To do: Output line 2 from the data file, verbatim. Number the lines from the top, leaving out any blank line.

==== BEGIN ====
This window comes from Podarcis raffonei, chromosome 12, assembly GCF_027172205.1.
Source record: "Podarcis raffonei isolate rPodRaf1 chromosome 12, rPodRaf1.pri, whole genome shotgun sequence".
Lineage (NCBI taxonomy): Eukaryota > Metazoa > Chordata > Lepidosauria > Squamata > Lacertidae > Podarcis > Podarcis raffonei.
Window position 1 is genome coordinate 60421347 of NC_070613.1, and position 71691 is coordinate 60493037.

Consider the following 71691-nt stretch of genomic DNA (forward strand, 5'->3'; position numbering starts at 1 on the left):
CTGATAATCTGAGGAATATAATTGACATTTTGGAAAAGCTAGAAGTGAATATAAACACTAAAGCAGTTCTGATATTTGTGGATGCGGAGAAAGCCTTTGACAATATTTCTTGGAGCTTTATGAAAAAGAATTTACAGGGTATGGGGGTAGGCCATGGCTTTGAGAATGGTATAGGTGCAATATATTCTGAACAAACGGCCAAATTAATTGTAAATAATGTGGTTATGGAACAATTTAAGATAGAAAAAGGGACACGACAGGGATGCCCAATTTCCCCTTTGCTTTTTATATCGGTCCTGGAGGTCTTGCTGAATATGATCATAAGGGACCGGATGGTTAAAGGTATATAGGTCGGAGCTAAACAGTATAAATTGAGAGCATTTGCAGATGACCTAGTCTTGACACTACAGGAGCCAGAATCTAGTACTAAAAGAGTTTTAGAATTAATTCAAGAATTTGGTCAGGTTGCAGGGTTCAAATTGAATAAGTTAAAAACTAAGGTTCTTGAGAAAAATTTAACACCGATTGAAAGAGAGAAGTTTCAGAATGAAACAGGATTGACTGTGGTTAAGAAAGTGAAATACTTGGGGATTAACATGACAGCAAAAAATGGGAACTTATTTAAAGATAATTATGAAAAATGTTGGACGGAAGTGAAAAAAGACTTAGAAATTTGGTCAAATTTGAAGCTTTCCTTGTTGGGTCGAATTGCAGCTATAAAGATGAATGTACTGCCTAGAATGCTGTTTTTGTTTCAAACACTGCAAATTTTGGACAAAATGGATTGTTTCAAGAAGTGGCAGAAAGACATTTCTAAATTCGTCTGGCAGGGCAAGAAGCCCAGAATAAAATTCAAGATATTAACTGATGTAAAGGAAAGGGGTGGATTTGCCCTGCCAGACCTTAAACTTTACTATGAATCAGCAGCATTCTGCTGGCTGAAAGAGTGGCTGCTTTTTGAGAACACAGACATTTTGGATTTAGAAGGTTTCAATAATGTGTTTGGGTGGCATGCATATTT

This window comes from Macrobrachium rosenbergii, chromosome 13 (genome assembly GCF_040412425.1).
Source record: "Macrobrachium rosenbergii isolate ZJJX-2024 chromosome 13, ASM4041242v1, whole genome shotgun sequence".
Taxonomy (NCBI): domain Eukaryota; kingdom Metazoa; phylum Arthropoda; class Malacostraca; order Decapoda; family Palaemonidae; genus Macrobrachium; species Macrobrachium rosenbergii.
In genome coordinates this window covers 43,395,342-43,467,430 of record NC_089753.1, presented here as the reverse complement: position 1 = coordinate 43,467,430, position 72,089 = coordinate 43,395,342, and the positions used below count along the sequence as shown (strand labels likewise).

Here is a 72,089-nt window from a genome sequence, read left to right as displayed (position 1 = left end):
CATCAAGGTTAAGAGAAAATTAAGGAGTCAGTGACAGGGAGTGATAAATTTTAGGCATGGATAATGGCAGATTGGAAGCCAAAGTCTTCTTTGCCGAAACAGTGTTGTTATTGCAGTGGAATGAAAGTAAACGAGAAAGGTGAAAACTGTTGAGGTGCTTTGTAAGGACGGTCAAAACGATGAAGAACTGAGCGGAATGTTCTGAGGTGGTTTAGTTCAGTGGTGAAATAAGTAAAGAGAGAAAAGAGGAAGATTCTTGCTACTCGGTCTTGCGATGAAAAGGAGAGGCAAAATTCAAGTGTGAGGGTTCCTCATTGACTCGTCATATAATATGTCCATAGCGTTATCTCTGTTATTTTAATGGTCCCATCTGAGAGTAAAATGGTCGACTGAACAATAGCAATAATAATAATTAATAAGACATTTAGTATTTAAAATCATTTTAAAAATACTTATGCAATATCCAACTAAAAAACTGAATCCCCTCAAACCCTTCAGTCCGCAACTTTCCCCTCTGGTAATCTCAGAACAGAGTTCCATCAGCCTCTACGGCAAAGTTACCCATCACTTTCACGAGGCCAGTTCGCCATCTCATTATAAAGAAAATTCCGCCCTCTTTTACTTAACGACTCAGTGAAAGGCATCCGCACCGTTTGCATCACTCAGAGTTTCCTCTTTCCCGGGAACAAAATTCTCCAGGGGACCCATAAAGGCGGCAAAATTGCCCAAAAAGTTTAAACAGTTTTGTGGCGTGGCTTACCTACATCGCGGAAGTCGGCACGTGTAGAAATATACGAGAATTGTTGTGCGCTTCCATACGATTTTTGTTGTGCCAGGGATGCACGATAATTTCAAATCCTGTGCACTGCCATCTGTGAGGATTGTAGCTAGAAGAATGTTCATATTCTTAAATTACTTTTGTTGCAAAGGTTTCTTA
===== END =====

Source record: "Podarcis raffonei isolate rPodRaf1 chromosome 12, rPodRaf1.pri, whole genome shotgun sequence".